[*Explanatory note: In contrast to Monarch, Thomson's e.mail blasts are a case study in how to utterly waste a great marketing opportunity. I eventually 'unsubscribed' in exasperation, doubting whether Thomson would ever get their e.mail promotions right. Month after month of offers departing Doncaster Airport e.mailed to customers with Greater Manchester postcodes but a distinct absence of ex-MAN deals (to the same destinations) which might actually have been of interest and lead to new bookings. Other PPRuNe contributors advised similar debacles in their own postcode areas, with offers distributed to them exclusively available from the wrong geographical region. Yes, I'm aware of the argument that afew (but very few) uninformed punters may be lured into booking an unsuitable product (once) no way to build loyalty once those customers realise they've been duped! Far better to match the right product with the right customer at the outset and build a long-term relationship based on trust. Good long-term marketing should ALWAYS promote a product that the customer is well-suited to buy (and will then choose to repeat-purchase regularly) rather than an inappropriate one which some office suit is struggling to shift on the day. A deceived / dissatisfied customer may not return to the company and will tell many friends of their dissatisfaction. Thomson could learn a great deal from the Monarch e.mail promotional communications.]

Good luck to Monarch with the 'Saturday Night Takeaway' promotion. A bold and very smart initiative. I will monitor its progress with interest.
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Old 25th Feb 2014, 14:49
  #1897 (permalink)  
 
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A bit of brand awareness is important, BA's brand positioning in terms of the London Olympics means it got the Number One spot in Superbrands this week.
British Airways tops UK brand rankings - Telegraph
This is also off the back of a TV campaign with old fashioned pilots and aeroplanes. Monarch have survived this long by doing what they do in their own space and not going Hell for leather for growth. (also, owners with deep pockets) Jet2s growth will mature in the medium term whereas Norwegians business model is predicated on others failing (hello SAS!, still there btw), union busting, staff based in Bangkok and aircraft registered under a flag of convenience. Monarch as you say are unknown in the North East, as well as Scotland nowadays. They are mainstream and niche at the same time, aiming to be the carrier of choice on any route they're on.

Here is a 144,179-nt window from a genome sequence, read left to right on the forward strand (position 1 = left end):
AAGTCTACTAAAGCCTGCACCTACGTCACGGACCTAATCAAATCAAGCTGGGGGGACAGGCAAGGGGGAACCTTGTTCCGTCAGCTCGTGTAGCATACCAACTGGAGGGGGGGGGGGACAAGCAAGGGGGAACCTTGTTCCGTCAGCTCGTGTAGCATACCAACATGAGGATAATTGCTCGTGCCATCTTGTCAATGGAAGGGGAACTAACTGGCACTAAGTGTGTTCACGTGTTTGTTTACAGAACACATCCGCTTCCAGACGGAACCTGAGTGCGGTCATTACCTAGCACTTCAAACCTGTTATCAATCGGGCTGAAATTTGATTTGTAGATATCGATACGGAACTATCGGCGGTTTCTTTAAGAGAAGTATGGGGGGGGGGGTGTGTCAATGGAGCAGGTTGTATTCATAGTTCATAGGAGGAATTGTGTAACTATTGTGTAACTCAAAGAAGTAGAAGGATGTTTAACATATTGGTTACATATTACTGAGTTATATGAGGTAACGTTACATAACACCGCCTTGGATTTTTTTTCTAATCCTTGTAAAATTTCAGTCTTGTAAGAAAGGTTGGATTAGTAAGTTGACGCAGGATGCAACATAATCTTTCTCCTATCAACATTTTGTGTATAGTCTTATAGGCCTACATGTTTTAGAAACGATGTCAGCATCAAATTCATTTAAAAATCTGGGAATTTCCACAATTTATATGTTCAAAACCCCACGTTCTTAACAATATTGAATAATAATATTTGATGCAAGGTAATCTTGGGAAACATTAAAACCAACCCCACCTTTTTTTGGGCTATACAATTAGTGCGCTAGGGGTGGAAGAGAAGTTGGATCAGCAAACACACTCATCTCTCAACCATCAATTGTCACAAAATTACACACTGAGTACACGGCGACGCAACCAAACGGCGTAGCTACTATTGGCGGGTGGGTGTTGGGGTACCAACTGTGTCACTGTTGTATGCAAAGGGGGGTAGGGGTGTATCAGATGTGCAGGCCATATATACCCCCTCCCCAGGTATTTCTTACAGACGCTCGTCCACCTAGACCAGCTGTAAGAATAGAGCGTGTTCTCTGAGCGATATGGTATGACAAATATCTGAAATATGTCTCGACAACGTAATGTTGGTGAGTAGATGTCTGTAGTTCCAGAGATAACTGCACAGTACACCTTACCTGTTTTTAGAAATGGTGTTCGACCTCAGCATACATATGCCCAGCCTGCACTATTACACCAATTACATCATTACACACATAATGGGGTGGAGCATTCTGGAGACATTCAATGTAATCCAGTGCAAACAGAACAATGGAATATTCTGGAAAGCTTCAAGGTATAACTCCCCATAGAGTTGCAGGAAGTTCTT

Ahhh now I understand the attention from NAS
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Old 25th Feb 2014, 16:47
  #1898 (permalink)  
 
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Re: the pleasure flights comment - G-OJMR will be positioning LGW-BHX anyway for its EoL check, so why not fill it up with 300+ pax and make a bit of dosh out of it, rather than run it empty?
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Old 25th Feb 2014, 22:12
  #1899 (permalink)  
 
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Shed on a pole

Interesting, if rather long post..........but, whilst people in the industry might go ah yes nice e mail add (and Monarch are ok in this regard) many will just go delete-delete-delete, because we are all bombarded with this stuff.

BA olympic add campaign was refreshing and different, but again they were already well known, but very London Centric in terms of flights,

Lets see how it pans out for Monarch, they clearly understand the need to refresh their product (and many of their aircraft) and if the cabin crew are put on a charm course great, the biggest complaint I hear about Monarch is don't give a toss cabin crew, poor leg room/ seat comfort and delays, although their OTP is much improved this past year.

Thomson's e mails might lack finesse, but their on board product is streets ahead of Monarch in my experience and I have flown both recently.

The good news for all is that the race to the bottom in customer service standards appears to be over for most airline and that is positive
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Old 26th Feb 2014, 07:11
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CABIN CREW

Having flown with Monarch for over 40 years I have never come across any problems with cabin crew attitudes. I totally agree about the leg room and comfort of some seats though.